So I read another article that just made my jaw drop. It said that while international adoptions are becoming more difficult, and thus are dropping in numbers, would-be parents from other countries are finding it fairly easy to adopt babies from here in the U.S. — and many of those are black babies, because there are more of them in the “waiting child” category.
Yikes. The article actually reminds readers that racial prejudice is still an issue here in the U.S. and that some black birth parents hope that by letting foreigners adopt their babies, that their children might face fewer racial issues in other countries, such as the Netherlands.
As the wife of an Asian man and the mother of three biological children who are mixed-race (Caucasian and Filipino) and one adopted black daughter, I am certainly sensitive to racial issues. Most of the time, however, since I personally just don’t see any difference in who people truly ARE at their core regardless of what they might look like on the outside (and I suppose this also extends to disabilities, since one daughter has Down syndrome…), I tend to not think about racial issues too much. I’m not saying I’m being insensitive; I guess I just don’t think about it frequently because of my attitude about people and race.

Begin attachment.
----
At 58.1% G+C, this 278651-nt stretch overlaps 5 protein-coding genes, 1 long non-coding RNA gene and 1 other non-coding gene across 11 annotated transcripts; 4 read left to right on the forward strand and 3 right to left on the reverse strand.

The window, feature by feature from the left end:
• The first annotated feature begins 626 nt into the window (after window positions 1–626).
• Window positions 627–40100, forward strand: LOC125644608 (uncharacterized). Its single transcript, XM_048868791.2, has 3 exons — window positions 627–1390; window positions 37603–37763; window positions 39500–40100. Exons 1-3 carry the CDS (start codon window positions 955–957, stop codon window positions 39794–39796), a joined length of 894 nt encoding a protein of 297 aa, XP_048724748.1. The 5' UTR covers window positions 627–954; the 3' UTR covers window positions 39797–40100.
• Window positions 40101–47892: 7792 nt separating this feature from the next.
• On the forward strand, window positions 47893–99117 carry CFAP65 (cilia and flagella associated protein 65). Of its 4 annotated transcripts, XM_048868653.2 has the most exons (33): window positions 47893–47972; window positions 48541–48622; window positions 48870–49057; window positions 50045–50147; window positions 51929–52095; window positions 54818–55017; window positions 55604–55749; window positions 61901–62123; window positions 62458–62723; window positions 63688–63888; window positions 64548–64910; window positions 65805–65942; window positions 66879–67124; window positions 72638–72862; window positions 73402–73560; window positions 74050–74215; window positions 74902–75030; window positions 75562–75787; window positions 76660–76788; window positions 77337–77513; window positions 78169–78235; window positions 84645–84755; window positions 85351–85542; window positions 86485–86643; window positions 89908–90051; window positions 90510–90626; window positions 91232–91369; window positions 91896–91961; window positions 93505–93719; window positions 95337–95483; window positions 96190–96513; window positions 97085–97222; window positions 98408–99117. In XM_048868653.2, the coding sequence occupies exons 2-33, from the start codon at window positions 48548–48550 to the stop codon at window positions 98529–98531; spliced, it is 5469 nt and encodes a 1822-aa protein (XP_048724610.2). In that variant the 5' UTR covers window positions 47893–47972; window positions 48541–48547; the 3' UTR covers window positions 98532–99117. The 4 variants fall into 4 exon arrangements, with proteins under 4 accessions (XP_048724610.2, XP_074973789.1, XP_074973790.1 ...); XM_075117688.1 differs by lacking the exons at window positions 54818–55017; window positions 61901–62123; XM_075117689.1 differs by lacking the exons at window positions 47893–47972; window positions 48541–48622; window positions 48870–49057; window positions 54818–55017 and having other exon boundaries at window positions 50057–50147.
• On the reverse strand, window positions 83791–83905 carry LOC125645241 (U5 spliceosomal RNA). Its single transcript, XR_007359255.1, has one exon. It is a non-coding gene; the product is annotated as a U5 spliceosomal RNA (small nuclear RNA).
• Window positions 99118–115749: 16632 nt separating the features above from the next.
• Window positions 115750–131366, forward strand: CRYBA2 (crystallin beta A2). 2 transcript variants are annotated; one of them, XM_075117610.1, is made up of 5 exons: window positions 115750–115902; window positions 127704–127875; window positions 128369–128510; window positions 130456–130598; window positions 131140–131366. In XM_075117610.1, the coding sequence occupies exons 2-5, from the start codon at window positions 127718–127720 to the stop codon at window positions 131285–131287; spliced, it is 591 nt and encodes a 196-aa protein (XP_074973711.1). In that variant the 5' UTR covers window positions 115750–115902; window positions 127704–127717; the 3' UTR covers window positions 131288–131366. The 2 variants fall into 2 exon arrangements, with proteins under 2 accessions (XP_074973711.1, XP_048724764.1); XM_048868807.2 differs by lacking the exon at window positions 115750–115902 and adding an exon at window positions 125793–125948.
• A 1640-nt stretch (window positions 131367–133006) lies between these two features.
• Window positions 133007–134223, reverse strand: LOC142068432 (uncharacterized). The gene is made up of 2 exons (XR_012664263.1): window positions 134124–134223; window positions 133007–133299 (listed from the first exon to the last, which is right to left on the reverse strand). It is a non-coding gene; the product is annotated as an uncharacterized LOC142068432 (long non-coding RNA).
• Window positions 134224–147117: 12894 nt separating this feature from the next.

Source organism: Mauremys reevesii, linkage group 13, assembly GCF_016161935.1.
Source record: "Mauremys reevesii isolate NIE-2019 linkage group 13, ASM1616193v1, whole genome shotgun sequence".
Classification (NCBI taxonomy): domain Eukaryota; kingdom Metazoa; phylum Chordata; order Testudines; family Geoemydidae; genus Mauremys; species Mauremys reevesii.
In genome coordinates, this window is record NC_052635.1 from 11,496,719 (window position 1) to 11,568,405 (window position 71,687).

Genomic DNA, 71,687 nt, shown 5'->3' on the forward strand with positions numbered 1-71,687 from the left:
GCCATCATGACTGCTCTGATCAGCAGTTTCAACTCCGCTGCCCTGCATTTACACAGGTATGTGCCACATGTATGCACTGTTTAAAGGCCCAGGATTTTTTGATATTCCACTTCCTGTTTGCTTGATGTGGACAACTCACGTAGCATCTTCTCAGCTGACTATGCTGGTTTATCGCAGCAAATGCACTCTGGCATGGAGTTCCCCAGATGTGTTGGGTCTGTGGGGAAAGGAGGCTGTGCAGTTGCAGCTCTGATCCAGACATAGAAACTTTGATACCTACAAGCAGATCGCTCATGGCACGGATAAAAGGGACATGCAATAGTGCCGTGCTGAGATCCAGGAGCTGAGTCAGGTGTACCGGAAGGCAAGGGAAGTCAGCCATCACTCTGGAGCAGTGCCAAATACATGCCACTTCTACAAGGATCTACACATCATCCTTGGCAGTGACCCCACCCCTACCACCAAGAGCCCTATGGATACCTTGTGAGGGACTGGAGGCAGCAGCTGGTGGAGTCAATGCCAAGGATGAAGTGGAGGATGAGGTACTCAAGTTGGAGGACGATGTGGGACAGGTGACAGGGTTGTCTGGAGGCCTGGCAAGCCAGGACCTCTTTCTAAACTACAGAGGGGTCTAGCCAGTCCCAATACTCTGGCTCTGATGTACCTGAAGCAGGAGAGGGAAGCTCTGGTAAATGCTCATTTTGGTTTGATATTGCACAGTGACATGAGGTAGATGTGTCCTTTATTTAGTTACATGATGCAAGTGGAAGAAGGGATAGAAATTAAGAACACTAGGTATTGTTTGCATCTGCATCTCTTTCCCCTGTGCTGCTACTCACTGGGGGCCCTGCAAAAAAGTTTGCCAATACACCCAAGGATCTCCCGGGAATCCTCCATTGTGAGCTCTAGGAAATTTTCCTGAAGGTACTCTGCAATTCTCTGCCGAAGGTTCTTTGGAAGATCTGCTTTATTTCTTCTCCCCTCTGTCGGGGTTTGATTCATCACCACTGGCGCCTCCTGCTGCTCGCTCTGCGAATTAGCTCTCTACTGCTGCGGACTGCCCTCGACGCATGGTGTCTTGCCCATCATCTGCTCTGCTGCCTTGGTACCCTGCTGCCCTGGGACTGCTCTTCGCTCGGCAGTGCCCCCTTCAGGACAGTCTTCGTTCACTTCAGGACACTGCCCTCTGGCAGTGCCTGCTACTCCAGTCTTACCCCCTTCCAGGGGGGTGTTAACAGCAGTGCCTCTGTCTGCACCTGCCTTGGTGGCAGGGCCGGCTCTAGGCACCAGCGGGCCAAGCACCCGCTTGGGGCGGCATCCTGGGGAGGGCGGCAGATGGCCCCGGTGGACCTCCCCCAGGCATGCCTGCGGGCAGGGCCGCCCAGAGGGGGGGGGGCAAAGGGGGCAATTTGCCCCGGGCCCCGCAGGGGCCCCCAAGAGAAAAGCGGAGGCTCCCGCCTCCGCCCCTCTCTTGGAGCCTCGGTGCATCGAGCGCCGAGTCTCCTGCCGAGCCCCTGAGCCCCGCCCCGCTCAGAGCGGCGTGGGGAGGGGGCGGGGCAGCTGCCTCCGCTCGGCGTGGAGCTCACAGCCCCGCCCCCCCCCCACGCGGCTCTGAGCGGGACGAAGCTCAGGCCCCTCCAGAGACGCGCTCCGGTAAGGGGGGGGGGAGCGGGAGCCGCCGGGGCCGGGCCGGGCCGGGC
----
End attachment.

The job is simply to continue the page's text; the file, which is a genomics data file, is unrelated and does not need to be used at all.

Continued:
But this article, though a bit shocking, isn’t a complete surprise; when we adopted our daughter, we heard that some other prospective parents weren’t interested in adopting a baby who didn’t share their race (i.e., since many were white, they wanted a white baby). And I knew there were some agencies and services out there that specifically work on finding homes for black or mixed-race babies (in addition to children with special needs), because they’re harder to place.
Again, as with so many issues today, even though we’ve come a long way as a country when it comes to race, we’re not color blind yet. And don’t even get me started on the hateful comments some people made about one of Mitt Romney’s sons adopting a black baby (as if it were for political purposes!). I just wish that prejudice and all the assorted other hatefulness out there didn’t have to affect babies.